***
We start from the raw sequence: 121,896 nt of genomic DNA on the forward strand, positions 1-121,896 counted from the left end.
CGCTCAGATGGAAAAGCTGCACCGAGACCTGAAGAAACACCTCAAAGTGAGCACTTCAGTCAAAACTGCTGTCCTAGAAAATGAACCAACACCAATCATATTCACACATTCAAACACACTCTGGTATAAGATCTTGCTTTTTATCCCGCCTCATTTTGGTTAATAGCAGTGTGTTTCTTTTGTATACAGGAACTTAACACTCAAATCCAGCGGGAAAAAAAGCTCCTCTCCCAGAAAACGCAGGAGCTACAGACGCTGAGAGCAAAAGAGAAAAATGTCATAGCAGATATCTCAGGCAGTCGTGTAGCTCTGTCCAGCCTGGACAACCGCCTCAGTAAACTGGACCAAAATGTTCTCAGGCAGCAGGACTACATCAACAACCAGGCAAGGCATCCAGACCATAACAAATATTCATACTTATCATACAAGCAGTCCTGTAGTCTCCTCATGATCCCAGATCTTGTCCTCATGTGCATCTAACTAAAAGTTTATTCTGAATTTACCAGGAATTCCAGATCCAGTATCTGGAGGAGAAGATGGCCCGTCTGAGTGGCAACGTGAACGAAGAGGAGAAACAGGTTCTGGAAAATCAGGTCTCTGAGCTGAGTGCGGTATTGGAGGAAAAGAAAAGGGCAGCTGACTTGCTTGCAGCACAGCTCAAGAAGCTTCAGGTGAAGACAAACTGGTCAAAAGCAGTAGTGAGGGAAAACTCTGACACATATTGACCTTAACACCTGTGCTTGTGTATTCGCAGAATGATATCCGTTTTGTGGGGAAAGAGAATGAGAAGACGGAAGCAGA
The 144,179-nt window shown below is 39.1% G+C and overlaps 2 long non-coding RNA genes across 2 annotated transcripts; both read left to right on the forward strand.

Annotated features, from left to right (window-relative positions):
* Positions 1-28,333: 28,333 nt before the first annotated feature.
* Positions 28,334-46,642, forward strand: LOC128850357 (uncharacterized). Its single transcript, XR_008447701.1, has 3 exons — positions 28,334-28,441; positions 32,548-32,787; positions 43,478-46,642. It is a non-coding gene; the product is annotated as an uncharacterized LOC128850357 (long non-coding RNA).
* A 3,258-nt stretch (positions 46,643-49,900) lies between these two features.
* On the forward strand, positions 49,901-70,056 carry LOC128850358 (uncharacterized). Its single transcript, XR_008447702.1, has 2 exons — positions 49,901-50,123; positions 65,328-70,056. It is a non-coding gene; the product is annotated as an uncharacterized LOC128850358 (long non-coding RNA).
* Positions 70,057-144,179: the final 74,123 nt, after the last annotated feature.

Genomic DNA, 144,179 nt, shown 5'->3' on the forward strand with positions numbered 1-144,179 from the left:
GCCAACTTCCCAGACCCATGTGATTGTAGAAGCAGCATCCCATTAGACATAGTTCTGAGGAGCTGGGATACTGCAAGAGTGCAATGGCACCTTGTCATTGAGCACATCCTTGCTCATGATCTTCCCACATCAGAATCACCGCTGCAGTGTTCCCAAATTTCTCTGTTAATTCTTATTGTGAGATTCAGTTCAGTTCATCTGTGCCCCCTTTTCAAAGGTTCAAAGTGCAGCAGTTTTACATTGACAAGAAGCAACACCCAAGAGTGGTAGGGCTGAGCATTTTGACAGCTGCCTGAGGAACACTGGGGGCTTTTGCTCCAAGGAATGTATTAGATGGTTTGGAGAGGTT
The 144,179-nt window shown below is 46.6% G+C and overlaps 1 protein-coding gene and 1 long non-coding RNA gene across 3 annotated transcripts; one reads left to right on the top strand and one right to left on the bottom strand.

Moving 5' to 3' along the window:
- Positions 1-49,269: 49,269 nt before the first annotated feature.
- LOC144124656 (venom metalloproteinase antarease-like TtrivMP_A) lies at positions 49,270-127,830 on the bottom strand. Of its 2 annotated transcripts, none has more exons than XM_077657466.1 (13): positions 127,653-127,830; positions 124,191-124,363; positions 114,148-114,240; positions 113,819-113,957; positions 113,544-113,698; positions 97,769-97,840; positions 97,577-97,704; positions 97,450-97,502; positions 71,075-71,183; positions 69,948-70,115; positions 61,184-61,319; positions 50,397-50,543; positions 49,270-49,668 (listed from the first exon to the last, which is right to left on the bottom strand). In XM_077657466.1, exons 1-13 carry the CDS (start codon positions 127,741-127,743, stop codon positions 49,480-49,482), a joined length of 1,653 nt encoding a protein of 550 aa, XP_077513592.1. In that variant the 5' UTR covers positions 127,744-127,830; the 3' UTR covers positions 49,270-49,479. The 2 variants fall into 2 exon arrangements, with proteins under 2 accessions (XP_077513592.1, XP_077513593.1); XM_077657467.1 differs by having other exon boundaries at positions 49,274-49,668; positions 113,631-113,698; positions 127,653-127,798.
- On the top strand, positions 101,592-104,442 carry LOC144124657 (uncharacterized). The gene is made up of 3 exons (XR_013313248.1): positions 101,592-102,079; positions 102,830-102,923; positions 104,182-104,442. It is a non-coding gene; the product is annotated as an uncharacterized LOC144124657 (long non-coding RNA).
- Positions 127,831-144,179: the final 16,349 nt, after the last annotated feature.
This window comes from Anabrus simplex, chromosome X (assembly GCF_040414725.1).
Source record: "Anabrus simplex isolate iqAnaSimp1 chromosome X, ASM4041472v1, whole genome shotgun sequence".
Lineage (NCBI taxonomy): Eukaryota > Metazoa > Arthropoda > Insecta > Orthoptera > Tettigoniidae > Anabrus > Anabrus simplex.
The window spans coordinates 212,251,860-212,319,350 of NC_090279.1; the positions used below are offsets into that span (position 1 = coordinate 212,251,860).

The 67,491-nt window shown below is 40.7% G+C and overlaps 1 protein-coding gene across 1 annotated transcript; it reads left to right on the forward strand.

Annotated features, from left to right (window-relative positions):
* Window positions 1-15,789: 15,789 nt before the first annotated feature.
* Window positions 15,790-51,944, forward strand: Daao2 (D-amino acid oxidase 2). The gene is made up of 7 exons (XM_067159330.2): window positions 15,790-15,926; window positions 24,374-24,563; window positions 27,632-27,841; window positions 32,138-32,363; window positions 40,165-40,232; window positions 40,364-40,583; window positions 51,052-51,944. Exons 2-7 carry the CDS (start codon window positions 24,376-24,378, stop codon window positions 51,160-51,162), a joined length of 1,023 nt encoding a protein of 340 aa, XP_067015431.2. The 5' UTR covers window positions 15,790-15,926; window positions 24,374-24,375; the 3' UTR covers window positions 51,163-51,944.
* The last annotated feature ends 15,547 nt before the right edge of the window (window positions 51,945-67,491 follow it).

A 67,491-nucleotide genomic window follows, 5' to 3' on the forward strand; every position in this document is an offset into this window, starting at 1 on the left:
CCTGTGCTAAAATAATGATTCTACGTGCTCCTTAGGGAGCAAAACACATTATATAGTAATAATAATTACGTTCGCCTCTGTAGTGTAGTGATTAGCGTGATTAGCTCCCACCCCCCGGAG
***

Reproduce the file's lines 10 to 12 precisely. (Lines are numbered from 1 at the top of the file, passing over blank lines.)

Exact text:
Genomic DNA, 144,179 nt, shown 5'->3' on the forward strand with positions numbered 1-144,179 from the left:
GCCAACTTCCCAGACCCATGTGATTGTAGAAGCAGCATCCCATTAGACATAGTTCTGAGGAGCTGGGATACTGCAAGAGTGCAATGGCACCTTGTCATTGAGCACATCCTTGCTCATGATCTTCCCACATCAGAATCACCGCTGCAGTGTTCCCAAATTTCTCTGTTAATTCTTATTGTGAGATTCAGTTCAGTTCATCTGTGCCCCCTTTTCAAAGGTTCAAAGTGCAGCAGTTTTACATTGACAAGAAGCAACACCCAAGAGTGGTAGGGCTGAGCATTTTGACAGCTGCCTGAGGAACACTGGGGGCTTTTGCTCCAAGGAATGTATTAGATGGTTTGGAGAGGTT
The 144,179-nt window shown below is 46.6% G+C and overlaps 1 protein-coding gene and 1 long non-coding RNA gene across 3 annotated transcripts; one reads left to right on the top strand and one right to left on the bottom strand.